Why the New SFMOMA Matters
At long last after nearly three years of closure for construction, SFMOMA is cutting the ribbon on its spectacular 10-story, Snøhetta-designed museum expansion and the global art world is abuzz with anticipation. Why the enthusiasm? Sure it’s bigger (now the largest of its kind in the country), and a sexy new building and world-class dining destination.
As the anchor modern art museum in an adventurous city with an international reputation based on the continual thirst for reinvention, SFMOMA has always been a cultural catalyst. It’s also a model of innovation in the industry nationwide, widely admired for consistently challenging itself and visitors with art experiences both thoughtful and provocative.
Equally rooted in the museum’s outlook is a knack for working with living artists, particularly those it has collected in depth (going deep as opposed to broad is another chief hallmark). SFMOMA was the first museum on the West Coast devoted to both modern and contemporary art and it continues to champion work by younger, emerging artists alongside the 20th-century greats—all presented with a uniquely West Coast perspective.
Now all eyes in the art world are on the transformed institution as it steps onto the international stage again as it turns one to showcase an expanded collection and new attitude to match the city’s booming cultural landscape. Here are just a few reasons why they’ve got our full attention:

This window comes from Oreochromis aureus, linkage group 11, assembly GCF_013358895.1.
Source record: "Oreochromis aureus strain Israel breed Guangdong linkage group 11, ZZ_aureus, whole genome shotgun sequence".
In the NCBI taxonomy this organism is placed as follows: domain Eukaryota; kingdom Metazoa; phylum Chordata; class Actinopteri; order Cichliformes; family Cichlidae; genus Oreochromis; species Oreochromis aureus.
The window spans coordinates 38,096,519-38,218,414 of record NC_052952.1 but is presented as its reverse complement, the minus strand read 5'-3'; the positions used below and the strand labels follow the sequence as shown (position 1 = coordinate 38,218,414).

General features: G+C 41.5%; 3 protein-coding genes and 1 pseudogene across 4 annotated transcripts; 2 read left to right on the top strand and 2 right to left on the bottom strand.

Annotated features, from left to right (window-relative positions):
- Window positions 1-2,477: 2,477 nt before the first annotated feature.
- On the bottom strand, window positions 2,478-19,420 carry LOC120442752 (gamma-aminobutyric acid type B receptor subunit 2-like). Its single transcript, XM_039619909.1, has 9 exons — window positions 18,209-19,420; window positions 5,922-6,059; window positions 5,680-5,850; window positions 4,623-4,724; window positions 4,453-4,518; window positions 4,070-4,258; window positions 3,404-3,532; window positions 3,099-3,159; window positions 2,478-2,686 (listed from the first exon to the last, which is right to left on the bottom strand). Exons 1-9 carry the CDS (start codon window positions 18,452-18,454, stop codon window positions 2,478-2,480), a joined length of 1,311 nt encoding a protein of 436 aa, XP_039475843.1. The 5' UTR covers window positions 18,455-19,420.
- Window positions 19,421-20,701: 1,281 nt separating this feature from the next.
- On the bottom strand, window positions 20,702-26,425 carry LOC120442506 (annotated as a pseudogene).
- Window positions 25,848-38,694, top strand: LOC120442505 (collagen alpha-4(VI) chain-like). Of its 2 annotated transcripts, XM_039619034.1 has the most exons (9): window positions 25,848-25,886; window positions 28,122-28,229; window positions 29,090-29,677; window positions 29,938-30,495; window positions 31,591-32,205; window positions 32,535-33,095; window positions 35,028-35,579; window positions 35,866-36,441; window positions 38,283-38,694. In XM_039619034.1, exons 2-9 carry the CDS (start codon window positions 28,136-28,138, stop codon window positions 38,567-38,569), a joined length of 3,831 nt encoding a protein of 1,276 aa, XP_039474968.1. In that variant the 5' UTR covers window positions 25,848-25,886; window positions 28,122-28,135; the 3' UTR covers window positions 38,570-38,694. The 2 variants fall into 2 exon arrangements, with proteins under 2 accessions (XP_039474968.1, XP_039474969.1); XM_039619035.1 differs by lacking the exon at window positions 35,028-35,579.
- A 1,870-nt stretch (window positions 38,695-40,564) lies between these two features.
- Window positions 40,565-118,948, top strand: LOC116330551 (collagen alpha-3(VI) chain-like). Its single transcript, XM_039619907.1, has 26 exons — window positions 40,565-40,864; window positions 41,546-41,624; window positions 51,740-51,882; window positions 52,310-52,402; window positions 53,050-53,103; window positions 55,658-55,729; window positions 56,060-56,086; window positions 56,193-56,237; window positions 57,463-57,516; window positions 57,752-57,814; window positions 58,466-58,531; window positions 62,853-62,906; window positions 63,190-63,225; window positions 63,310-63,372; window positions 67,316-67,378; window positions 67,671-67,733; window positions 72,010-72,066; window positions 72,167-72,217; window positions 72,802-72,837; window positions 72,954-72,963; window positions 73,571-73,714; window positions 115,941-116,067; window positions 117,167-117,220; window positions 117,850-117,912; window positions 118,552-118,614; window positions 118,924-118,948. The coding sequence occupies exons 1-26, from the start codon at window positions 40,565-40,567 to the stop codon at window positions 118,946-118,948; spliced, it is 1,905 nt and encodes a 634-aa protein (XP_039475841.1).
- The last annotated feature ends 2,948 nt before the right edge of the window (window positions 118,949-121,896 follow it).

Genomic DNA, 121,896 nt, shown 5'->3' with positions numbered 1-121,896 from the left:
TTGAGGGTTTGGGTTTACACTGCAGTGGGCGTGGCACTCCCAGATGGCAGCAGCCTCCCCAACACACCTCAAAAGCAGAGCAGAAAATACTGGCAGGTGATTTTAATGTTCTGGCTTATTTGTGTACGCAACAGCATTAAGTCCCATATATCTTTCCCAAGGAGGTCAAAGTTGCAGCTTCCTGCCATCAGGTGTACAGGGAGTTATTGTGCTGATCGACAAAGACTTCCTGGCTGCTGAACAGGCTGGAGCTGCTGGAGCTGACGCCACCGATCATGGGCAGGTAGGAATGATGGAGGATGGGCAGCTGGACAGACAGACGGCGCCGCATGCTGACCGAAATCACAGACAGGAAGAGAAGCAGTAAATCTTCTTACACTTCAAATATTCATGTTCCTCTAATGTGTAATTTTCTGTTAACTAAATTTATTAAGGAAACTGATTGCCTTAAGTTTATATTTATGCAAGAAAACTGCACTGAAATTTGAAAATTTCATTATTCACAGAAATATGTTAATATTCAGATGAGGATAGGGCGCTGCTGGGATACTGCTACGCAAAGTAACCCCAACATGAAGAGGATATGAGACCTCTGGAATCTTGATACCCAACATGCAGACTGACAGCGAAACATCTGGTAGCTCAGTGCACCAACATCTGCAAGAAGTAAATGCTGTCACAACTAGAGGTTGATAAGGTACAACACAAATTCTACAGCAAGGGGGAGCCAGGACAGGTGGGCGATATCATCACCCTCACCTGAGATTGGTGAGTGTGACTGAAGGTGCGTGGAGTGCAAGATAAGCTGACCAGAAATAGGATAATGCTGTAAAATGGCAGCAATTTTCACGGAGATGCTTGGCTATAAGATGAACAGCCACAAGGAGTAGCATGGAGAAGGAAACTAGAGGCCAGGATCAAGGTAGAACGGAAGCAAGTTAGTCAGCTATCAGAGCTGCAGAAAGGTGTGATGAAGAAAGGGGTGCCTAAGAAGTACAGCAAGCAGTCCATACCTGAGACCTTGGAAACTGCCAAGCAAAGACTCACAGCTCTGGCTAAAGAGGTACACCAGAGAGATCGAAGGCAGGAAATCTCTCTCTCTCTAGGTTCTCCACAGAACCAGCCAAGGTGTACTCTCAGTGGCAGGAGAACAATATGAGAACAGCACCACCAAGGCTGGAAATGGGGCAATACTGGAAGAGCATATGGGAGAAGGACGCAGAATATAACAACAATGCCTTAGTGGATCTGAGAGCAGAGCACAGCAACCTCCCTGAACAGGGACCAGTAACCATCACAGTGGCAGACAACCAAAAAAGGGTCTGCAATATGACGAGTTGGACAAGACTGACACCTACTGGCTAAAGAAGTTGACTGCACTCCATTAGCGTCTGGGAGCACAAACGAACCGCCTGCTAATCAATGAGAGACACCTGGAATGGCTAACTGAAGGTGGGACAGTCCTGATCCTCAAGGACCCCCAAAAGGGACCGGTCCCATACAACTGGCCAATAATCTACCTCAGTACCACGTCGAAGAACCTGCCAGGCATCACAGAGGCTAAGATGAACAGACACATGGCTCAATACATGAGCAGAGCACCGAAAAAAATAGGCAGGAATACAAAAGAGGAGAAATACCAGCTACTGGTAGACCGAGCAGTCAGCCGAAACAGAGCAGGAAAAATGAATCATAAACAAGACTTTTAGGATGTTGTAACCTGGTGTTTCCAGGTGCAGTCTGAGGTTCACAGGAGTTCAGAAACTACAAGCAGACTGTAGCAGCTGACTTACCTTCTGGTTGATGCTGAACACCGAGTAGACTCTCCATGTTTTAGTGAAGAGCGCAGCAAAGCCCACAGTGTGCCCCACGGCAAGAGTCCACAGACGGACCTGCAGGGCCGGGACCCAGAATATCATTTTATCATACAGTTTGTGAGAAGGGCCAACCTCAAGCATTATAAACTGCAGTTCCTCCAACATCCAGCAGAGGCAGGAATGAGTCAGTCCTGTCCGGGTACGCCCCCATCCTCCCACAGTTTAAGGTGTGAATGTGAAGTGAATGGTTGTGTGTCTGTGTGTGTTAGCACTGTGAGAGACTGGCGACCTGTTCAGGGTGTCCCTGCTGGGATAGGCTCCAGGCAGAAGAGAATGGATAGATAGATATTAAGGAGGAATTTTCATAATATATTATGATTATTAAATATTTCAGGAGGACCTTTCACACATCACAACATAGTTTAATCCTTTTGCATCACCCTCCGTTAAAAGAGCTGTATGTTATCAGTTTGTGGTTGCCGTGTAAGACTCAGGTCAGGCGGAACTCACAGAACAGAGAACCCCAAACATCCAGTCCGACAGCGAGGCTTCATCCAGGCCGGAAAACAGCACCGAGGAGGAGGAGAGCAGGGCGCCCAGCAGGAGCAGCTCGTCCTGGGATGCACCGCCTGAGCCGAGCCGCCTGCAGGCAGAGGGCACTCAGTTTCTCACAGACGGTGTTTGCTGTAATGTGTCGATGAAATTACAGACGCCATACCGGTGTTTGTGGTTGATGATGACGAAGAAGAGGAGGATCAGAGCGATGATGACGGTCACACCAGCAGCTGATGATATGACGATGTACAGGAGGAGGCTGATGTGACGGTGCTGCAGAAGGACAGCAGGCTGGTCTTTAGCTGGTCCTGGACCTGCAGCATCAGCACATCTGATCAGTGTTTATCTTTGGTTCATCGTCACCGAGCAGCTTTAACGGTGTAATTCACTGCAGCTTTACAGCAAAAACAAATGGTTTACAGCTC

The Doris and Donald Fisher Collection
Changing selections of work from the Fisher family’s world-renowned holdings (think masterpieces by Alexander Calder, Chuck Close, Ellsworth Kelly, Richard Serra and Andy Warhol) shown alongside the museum’s own works are joyous proof that private collections can shine within a major museum context.
The Campaign for Art
Highlights from among more than 3,000 gifts of artwork given to SFMOMA leading up to its reopening celebrate the generous community that’s making the museum a source of inspiration for generations to come, and also showcases key strengths of its collection.
The Pritzker Center for Photography
Inspired by the likes of San Francisco darlings, Ansel Adams, Lee Friedlander, Dorothea Lange and Alfred Stieglitz, the largest space dedicated to the medium of any art museum in the country, SFMOMA’s photography galleries offer more than 15,000 square feet to share its massive collection in this area, considered among the finest anywhere.
Art Commissioning Program
Furthering an artist-centric legacy, an ambitious program of commissioned artworks in the new building—starting with pieces by Claudy Jongstra and Julie Mehretu—promises to activate the spaces in unexpected ways.
New Free Entry for Visitors 18 and Under
Because free is always better! Hat’s off to SFMOMA for cultivating the next generation of art lovers and expanding its work with K-12 students in San Francisco’s school districts. Extending free access to children and teens 18 and under makes SFMOMA a more accessible experience for visiting families as well.